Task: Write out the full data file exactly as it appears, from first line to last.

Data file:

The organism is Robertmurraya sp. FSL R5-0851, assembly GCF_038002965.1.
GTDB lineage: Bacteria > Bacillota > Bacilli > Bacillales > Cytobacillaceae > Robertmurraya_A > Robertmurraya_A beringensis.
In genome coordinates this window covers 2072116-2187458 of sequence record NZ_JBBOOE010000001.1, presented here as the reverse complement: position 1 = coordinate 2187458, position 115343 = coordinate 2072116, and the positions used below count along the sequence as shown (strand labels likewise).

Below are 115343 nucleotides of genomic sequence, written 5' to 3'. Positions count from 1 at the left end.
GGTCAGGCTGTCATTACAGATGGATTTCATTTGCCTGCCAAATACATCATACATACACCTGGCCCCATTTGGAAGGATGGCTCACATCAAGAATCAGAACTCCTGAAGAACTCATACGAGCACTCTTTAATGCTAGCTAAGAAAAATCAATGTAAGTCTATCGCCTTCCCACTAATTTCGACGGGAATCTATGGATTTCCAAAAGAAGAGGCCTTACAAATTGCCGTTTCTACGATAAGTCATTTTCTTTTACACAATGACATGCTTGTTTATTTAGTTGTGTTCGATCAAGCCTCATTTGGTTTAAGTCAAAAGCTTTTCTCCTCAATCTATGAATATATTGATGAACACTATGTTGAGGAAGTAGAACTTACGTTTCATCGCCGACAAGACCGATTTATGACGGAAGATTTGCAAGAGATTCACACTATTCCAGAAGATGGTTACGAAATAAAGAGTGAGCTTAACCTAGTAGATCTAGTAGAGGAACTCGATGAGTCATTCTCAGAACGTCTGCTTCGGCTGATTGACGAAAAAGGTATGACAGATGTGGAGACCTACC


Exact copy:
The organism is Robertmurraya sp. FSL R5-0851, assembly GCF_038002965.1.
GTDB lineage: Bacteria > Bacillota > Bacilli > Bacillales > Cytobacillaceae > Robertmurraya_A > Robertmurraya_A beringensis.
In genome coordinates this window covers 2072116-2187458 of sequence record NZ_JBBOOE010000001.1, presented here as the reverse complement: position 1 = coordinate 2187458, position 115343 = coordinate 2072116, and the positions used below count along the sequence as shown (strand labels likewise).

Below are 115343 nucleotides of genomic sequence, written 5' to 3'. Positions count from 1 at the left end.
GGTCAGGCTGTCATTACAGATGGATTTCATTTGCCTGCCAAATACATCATACATACACCTGGCCCCATTTGGAAGGATGGCTCACATCAAGAATCAGAACTCCTGAAGAACTCATACGAGCACTCTTTAATGCTAGCTAAGAAAAATCAATGTAAGTCTATCGCCTTCCCACTAATTTCGACGGGAATCTATGGATTTCCAAAAGAAGAGGCCTTACAAATTGCCGTTTCTACGATAAGTCATTTTCTTTTACACAATGACATGCTTGTTTATTTAGTTGTGTTCGATCAAGCCTCATTTGGTTTAAGTCAAAAGCTTTTCTCCTCAATCTATGAATATATTGATGAACACTATGTTGAGGAAGTAGAACTTACGTTTCATCGCCGACAAGACCGATTTATGACGGAAGATTTGCAAGAGATTCACACTATTCCAGAAGATGGTTACGAAATAAAGAGTGAGCTTAACCTAGTAGATCTAGTAGAGGAACTCGATGAGTCATTCTCAGAACGTCTGCTTCGGCTGATTGACGAAAAAGGTATGACAGATGTGGAGACCTACC